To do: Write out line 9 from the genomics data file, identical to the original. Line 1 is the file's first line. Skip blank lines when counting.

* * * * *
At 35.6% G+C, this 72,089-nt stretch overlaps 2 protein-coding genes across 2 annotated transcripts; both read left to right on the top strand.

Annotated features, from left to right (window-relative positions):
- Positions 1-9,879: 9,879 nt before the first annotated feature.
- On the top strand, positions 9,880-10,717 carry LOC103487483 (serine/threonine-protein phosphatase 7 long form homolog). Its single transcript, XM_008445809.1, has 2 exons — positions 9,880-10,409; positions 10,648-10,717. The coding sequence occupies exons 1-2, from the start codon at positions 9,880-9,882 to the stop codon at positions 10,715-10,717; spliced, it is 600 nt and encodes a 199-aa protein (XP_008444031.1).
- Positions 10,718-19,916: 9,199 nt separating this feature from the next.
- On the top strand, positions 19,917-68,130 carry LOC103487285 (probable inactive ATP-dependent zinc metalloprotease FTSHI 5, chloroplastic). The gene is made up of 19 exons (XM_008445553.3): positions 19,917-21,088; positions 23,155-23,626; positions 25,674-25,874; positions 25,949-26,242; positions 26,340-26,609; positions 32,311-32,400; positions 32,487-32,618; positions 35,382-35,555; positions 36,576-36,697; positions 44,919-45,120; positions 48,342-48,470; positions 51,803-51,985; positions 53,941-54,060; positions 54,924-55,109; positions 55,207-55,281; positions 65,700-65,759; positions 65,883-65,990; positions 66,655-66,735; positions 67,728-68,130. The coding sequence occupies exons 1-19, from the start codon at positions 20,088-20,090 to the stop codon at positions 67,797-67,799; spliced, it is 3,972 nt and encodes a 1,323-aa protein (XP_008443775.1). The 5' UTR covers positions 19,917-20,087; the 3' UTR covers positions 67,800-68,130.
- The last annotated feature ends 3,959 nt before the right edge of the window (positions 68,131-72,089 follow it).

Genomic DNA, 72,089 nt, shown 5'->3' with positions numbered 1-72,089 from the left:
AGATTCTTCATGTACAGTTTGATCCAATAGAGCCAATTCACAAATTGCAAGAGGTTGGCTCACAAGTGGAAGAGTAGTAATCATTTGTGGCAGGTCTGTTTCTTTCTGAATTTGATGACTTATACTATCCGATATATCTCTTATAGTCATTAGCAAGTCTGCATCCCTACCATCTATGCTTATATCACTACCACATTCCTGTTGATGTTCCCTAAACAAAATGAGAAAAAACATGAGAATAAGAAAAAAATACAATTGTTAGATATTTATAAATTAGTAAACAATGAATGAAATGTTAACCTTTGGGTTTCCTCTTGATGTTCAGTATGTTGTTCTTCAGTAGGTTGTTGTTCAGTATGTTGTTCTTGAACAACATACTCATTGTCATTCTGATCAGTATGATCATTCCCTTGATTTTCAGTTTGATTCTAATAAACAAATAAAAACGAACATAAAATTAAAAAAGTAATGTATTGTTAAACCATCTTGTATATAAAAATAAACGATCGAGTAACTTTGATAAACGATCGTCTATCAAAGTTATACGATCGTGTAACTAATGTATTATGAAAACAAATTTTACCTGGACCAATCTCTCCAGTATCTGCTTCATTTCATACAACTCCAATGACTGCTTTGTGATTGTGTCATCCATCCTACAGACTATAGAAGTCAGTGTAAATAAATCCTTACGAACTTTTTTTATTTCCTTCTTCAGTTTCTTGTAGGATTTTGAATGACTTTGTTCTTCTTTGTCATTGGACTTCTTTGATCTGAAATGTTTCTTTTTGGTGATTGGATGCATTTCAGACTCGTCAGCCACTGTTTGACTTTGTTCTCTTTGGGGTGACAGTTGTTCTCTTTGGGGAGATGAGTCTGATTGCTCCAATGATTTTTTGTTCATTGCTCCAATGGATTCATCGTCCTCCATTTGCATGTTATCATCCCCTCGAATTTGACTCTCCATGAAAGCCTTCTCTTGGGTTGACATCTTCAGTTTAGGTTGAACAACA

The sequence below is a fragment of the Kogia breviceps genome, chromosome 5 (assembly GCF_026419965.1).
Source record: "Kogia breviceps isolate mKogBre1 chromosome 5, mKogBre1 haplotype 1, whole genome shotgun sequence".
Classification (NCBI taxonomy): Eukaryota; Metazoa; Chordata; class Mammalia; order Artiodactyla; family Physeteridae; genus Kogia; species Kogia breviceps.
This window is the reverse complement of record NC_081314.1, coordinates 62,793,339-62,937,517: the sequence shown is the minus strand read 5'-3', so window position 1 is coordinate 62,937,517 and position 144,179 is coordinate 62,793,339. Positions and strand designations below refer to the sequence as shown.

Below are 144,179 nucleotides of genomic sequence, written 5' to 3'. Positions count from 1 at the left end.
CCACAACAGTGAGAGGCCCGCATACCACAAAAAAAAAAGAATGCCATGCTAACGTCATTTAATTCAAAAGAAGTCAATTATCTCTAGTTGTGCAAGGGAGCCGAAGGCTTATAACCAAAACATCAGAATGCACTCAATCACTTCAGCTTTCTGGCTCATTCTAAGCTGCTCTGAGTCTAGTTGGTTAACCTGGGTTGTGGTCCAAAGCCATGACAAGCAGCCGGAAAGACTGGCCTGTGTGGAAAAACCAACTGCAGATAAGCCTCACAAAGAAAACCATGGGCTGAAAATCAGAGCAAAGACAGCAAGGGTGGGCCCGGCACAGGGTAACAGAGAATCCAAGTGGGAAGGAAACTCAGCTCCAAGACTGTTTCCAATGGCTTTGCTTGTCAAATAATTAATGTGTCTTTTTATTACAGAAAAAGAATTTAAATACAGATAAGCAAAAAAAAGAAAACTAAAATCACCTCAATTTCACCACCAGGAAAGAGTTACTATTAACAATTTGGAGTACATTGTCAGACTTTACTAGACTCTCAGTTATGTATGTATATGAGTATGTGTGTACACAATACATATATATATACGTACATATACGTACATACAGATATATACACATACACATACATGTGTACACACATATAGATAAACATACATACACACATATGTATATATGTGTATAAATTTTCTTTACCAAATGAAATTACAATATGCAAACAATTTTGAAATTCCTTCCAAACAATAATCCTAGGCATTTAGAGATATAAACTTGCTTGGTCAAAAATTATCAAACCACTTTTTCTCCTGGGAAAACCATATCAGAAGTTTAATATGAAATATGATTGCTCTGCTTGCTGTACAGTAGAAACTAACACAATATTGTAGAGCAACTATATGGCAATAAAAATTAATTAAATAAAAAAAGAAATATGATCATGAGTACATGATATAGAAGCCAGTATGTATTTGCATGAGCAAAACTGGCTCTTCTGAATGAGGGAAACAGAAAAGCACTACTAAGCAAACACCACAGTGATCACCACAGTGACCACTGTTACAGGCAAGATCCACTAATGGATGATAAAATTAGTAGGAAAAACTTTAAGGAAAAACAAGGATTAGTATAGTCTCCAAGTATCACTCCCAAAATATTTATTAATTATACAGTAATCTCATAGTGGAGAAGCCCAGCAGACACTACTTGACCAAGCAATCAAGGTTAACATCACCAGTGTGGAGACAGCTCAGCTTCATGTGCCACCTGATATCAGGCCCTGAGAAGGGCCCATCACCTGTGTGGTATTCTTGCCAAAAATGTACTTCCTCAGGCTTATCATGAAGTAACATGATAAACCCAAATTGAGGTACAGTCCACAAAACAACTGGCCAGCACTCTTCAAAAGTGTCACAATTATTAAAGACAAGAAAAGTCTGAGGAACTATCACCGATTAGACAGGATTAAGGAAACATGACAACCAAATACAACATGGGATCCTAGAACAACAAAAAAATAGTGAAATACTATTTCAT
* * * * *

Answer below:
AGATTCTTCATGTACAGTTTGATCCAATAGAGCCAATTCACAAATTGCAAGAGGTTGGCTCACAAGTGGAAGAGTAGTAATCATTTGTGGCAGGTCTGTTTCTTTCTGAATTTGATGACTTATACTATCCGATATATCTCTTATAGTCATTAGCAAGTCTGCATCCCTACCATCTATGCTTATATCACTACCACATTCCTGTTGATGTTCCCTAAACAAAATGAGAAAAAACATGAGAATAAGAAAAAAATACAATTGTTAGATATTTATAAATTAGTAAACAATGAATGAAATGTTAACCTTTGGGTTTCCTCTTGATGTTCAGTATGTTGTTCTTCAGTAGGTTGTTGTTCAGTATGTTGTTCTTGAACAACATACTCATTGTCATTCTGATCAGTATGATCATTCCCTTGATTTTCAGTTTGATTCTAATAAACAAATAAAAACGAACATAAAATTAAAAAAGTAATGTATTGTTAAACCATCTTGTATATAAAAATAAACGATCGAGTAACTTTGATAAACGATCGTCTATCAAAGTTATACGATCGTGTAACTAATGTATTATGAAAACAAATTTTACCTGGACCAATCTCTCCAGTATCTGCTTCATTTCATACAACTCCAATGACTGCTTTGTGATTGTGTCATCCATCCTACAGACTATAGAAGTCAGTGTAAATAAATCCTTACGAACTTTTTTTATTTCCTTCTTCAGTTTCTTGTAGGATTTTGAATGACTTTGTTCTTCTTTGTCATTGGACTTCTTTGATCTGAAATGTTTCTTTTTGGTGATTGGATGCATTTCAGACTCGTCAGCCACTGTTTGACTTTGTTCTCTTTGGGGTGACAGTTGTTCTCTTTGGGGAGATGAGTCTGATTGCTCCAATGATTTTTTGTTCATTGCTCCAATGGATTCATCGTCCTCCATTTGCATGTTATCATCCCCTCGAATTTGACTCTCCATGAAAGCCTTCTCTTGGGTTGACATCTTCAGTTTAGGTTGAACAACA